Obama's Gun-Control Moves Don't Match the Hype on Either Side

For all the fuss, the president isn't making it much harder to obtain guns.

Inside Pres. Obama's Speech on Gun Control

The loudest reactions to President Obama's latest gun-control proposals range from hyperbolic to phantasmagoric. The smarter take is that the White House moves, if implemented, would have little effect on crime. Yet they're still likely to draw heated political controversy.

Today (Tuesday, Jan. 5), the White House is announcing measures that include tougher rules for those who sell firearms at gun shows and on the Internet without submitting buyers’ names for criminal background checks. In addition, Obama is proposing to hire hundreds of new workers to modernize the background-check system for gun purchases and to spend $500 million for mental health research. His administration says it also will remove bureaucratic barriers preventing states from reporting individuals' mental health status to the FBI's background-check system. 

Even ahead of today's formal announcement, House Speaker Paul Ryan was lighting his hair on fire. Obama “is at minimum subverting the legislative branch and potentially overturning its will,” the Wisconsin Republican said. The reliably hysterical Donald Trump, a Republican presidential candidate, said on Monday that “pretty soon, you won’t be able to get guns.”

On the other side of the debate, the liberal Brady Campaign to Prevent Gun Violence predicted in a news release that “history will be made" when the president makes his announcement in the White House. “The executive orders announced by President Obama today are a positive step toward making our communities safer,” Josh Horwitz, executive director of another liberal group, the Coalition to Stop Gun Violence, added in an e-mail.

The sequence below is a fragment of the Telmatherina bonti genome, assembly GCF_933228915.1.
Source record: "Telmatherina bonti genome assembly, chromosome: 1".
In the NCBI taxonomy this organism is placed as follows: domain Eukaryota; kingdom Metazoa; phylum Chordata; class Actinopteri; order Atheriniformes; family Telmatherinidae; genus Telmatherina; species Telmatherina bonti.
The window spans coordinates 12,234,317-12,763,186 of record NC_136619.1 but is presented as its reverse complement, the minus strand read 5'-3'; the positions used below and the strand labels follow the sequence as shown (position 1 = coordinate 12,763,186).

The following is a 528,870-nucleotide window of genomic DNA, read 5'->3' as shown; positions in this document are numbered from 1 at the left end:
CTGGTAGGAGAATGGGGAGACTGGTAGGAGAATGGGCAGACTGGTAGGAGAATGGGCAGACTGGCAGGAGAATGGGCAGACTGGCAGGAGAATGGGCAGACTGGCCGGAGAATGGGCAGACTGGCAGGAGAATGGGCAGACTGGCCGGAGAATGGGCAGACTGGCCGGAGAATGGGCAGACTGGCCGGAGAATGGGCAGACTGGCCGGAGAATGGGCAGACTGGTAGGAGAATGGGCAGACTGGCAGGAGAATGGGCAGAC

In fact, Obama has hardly contradicted the will of Congress, let alone made it difficult for law-abiding people to obtain firearms. His proposed changes are far from historic, and their direct effect on crime seems speculative, at best. The most politically contentious aspect of Obama’s executive actions is to broaden the definition of a gun dealer. He targets sellers who operate from home, weekend gun shows, or via the Internet. Those sellers aren’t currently required to hold federal firearm licenses or submit buyers’ names for background screening by the FBI.

Obliging occasional gun sellers to perform background checks wouldn't have blocked sale of the weapons used in most recent mass shootings—including the December Islamic terrorist attack in San Bernardino and the December 2012 massacre at an elementary school in Connecticut. The killers in those cases used guns obtained legally through conventional outlets that conducted background checks.

Moreover, social science research indicates that relatively few guns currently purchased from unlicensed sellers are sold directly to criminals. The Justice Department found in one survey that just 0.7 percent of state prison inmates in 1997 purchased weapons at a gun show. Forty percent of inmates said they obtained the gun used in their crime from a relative or friend—transfers that wouldn't be covered by the Obama proposals. A further 39 precent said they had obtained weapons from the black market, another transfer that won't be affected by the proposed White House action.

Those findings are consistent with more recent research done at the University of Chicago and Duke University, which found that it's exceedingly rare for inmates to have obtained guns through formal channels in which background checks are even conceivably at issue. “To the extent that continues to be the case, I would say the president’s action in this area is not going to have much direct effect on criminal access to guns,” Philip J. Cook, a professor of public policy, economics, and sociology at Duke’s Sanford School of Public Policy, told Bloomberg News.

Obama acknowledged the limits on what he can do without backing from a Republican-controlled Congress that is heavily influenced by the National Rifle Association. "Although we have to be very clear that this is not going to solve every violent crime in this country, it’s not going to prevent every mass shooting, it’s not going to keep every gun out of the hands of a criminal, it will potentially save lives and spare families the pain and the extraordinary loss that they suffer as a consequence" of gun violence, the president said on Monday after meeting with Attorney General Loretta Lynch.

The NRA said it might challenge the president's actions in court but at the same time, it played down the significance of what's being proposed. “This is it, really?” Jennifer Baker, an NRA spokeswoman, said in comments to the New York Times. “This is what they’ve been hyping for how long now? This is the proposal they’ve spent seven years putting together? They’re not really doing anything.”

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